Hair is one of those musicals I’ve always been aware of, but never actually seen, until now. This 50th anniversary production, which started life at Manchester’s Hope Mill Theatre, has transferred to the Vaults under Waterloo Station, where the whole area has been decked out to resemble a hippy haven. The theatre itself is small and intimate, decorated with multicoloured ribbons.
Hair is very much an ensemble piece: written by Gerome Ragni and James Rado with music by Galt MacDermot, it centres around a group of hippies who spend their time getting high and going to anti-war demos. The plot, such as it is, focuses on the character of Claude, who has been called up to fight in Vietnam, and whether he will or won’t go off to war. I can only imagine how potent this subject must have been at the time.
The show is certainly very much of its time – several of the racial and national stereotypes it alludes to made me uncomfortable. I also found much of the second half, which is essentially a massive trip, a bit dull. However, there is still plenty to appreciate. The cast are hugely talented: Robert Metson as Claude, Andy Coxon as Berger, and Shekinah McFarlane as a standout among an impressive bunch of supporting case members. When they are all singing and dancing in harmony, under Jonathan O’Boyle’s assured direction, it’s pretty impressive. The essential conflict: between commonly-accepted notions of patriotism versus the desire for peace – is timeless. The ending is memorably bittersweet.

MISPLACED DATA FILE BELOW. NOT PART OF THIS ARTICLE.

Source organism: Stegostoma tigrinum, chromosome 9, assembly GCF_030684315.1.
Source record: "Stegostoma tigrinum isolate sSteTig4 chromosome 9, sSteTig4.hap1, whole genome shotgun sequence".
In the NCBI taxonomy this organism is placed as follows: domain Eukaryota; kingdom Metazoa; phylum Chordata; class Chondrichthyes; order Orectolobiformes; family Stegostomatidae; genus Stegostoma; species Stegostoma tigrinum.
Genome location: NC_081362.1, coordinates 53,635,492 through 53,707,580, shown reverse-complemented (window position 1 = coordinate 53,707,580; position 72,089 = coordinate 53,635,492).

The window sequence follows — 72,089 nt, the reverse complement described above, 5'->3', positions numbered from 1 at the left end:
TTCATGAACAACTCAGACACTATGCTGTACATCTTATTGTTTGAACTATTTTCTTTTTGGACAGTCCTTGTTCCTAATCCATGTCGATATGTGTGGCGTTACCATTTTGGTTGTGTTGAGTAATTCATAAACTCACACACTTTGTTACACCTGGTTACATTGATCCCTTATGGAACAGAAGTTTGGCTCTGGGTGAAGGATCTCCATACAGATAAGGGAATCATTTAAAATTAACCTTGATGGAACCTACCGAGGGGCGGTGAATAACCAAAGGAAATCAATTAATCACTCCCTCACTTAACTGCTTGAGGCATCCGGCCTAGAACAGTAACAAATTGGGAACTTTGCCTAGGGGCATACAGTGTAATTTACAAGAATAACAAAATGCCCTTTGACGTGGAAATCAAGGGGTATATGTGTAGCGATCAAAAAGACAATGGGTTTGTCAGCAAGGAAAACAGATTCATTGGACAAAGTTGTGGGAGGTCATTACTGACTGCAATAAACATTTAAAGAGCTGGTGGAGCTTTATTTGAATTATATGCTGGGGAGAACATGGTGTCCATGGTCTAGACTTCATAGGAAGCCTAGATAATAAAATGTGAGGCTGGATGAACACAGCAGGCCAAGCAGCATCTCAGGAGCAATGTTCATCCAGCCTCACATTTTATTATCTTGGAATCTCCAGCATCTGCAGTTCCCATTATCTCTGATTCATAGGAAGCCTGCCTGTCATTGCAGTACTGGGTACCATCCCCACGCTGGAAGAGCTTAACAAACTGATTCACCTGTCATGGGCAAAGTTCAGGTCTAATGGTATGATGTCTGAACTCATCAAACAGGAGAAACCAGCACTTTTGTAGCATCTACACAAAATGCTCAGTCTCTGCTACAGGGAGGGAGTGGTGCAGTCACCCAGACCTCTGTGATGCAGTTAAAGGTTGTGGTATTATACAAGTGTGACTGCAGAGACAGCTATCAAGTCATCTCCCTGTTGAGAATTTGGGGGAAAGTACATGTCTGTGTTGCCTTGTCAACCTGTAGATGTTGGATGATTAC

The production is obviously an exercise in nostalgia for theatregoers of a certain age, many of whom were first on the floor during the encore when audience members were invited to join the cast on stage. However, it still has a message to offer younger audiences, and it’s a must for anyone interested in seeing one of the most significant musicals of the twentieth century.